Here are the latest updates for upcoming programs. PLEASE NOTE: All details are subject to change. Additional details will be shared via ContentDepot as they become available.
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Week of January 31
- Kai speaks to Daron Acemoglu, political economist & MIT Institute professor, about the current state of capitalism, and how inequality affects our political stability.
- The monthly jobs report from the Bureau of Labor Statistics does not include data on American Indians and Alaska Natives. Marketplace’s Savannah Maher explains how, as a result, these groups are often left out of discussions on economic well-being in the United States.
- Kimberly Adams continues to serve as the interim host of Marketplace Tech.
- February 2: Kimberly Adams speaks with Yaya Fanusie, of the Center for a New American Security, on the Federal Reserve’s recent White Paper on a digital, central bank currency, how it would work down the road and how long it would take to set up a digital dollar system.
- February 4: Kimberly Adams and Marketplace reporter Meghan McCarty-Carino discuss the state of unionization efforts across the tech sector as workers from Amazon’s Bessemer warehouse in Alabama begin the re-do of their union election.
- January 31: On Point goes inside Operation North Star, a volunteer organization of US military veterans coming together to help the Afghans who helped them come to the US, months after the US withdrew from Afghanistan.
- February 1: As the Omicron variant surged across the US, many cities and communities began requiring proof of vaccination to enter public places like restaurants or theaters. Meanwhile, Israel’s health ministry is recommending scrapping its ‘Green Pass’ proof of vaccination, saying it has not stopped the spread of Omicron. We take a close look at the latest science behind so-called vaccine passports.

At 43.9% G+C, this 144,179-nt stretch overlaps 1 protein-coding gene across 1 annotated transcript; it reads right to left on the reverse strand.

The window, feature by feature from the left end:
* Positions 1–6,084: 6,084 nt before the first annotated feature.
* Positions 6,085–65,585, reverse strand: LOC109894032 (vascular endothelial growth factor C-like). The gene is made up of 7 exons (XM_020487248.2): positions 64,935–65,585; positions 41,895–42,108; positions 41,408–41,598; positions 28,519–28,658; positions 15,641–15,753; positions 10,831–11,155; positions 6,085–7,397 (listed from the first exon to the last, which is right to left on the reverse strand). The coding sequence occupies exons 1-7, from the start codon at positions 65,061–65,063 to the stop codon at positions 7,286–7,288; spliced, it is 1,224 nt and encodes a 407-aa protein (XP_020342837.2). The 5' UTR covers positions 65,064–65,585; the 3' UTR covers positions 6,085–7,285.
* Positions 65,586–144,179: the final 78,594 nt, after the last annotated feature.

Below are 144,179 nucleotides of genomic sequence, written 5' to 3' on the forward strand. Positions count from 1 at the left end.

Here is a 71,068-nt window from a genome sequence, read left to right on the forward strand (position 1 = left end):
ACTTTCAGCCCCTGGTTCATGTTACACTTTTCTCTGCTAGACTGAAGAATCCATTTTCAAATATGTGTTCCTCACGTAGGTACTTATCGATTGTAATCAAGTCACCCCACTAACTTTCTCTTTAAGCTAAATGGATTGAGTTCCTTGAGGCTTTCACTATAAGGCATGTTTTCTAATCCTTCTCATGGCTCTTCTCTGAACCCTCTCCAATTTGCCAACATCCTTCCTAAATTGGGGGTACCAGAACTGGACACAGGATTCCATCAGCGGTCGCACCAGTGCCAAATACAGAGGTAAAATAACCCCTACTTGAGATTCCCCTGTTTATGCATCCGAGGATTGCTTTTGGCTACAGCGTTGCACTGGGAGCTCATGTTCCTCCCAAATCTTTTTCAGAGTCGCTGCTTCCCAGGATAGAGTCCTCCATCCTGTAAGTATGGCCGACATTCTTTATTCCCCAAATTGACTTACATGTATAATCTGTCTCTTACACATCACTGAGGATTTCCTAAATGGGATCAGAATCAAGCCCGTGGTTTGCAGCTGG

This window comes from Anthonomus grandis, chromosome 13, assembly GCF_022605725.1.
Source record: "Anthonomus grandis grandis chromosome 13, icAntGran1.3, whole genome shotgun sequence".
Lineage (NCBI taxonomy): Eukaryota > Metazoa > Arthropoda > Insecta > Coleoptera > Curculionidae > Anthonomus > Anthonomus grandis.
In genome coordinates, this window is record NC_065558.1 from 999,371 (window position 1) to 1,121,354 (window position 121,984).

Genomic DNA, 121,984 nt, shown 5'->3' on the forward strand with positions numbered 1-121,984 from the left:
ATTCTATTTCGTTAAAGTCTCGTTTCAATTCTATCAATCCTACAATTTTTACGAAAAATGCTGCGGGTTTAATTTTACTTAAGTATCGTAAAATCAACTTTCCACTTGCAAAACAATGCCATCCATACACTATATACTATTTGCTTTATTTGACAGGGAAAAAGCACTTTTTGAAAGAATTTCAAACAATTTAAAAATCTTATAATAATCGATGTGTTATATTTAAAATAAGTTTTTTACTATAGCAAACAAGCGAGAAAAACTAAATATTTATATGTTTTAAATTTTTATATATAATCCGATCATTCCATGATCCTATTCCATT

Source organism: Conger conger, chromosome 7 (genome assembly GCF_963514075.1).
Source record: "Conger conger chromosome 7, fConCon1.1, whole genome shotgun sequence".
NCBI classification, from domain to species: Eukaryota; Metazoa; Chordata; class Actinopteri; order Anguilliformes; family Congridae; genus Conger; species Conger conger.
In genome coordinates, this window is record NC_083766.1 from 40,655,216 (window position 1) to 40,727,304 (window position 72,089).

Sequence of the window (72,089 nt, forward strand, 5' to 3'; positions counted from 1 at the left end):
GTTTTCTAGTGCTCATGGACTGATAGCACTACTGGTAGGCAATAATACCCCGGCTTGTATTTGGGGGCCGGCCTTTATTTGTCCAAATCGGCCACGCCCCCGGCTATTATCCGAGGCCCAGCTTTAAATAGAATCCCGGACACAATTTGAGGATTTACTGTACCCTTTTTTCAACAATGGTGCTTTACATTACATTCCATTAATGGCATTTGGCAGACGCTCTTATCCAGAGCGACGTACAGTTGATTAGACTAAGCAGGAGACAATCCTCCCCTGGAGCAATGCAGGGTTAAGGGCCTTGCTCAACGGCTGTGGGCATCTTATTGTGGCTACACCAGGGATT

- February 4: Several of the team members at On Point are addicted to Wordle. The quirky word game has taken the internet by storm, with more than 2.7 million people playing it every day. We look at what’s behind its seemingly unlikely success.
Arts and Culture
February 4 – 1967
- In recognition of February as Black History Month, Time Machine explores the year 1967 – an excellent year for black artists. The Chambers Brothers released a song for the times, The Jimi Hendrix Experience dropped their debut album and in Detroit, Motown was becoming, “the sound of young America,” with big hits from The Temptations, Smokey Robinson and the Miracles and Diana Ross. James Brown brought us to a cold sweat, and big things were cooking at a little studio in Muscle Shoals, AL where Aretha Franklin recorded much of the music on her best album yet and Etta James struck gold. There was great soul duos like Sam & Dave, Otis Redding & Carla Thomas, and Marvin Gaye & Tammi Terrell, and we first hear the angelic voice of Aaron Neville, who hit #2 on the charts.
- Outside the world of music, Thurgood Marshall was sworn in as the first black US Supreme Court justice, Charley Pride became the first African American solo singer to perform at the Grand Ole Opry in Nashville, and Guess Who’s Coming to Dinner, starring Sidney Poitier, was one of the biggest films of the year.
NEW episode – February 4
- This week, we’re getting inspiration for the winter kitchen!
- Francis will be taking your cooking questions with Hetty McKinnon author of To Asia With Love, and chef Amanda Cohen of the vegetable-focused restaurant, Dirt Candy in New York City.
All BBC affiliated stations have access to rights-cleared videos produced by the BBC. Use these shareable videos to bolster your social platforms. Set up your account to access the BBC Media Partner Centre and follow the link below to explore the library of videos!
Questions? Reach out to your Station Relations Representative.
Broadcast Window: February 1, 2022 – February 28, 2022
Length: One hour
A special hour-long edition of Witness History from the BBC World Service, bringing together some incredible interviews looking at African-American experiences. Told by people who were there, we hear stories that are fascinating, harrowing, and inspiring.
Questions? Please contact your Station Representative.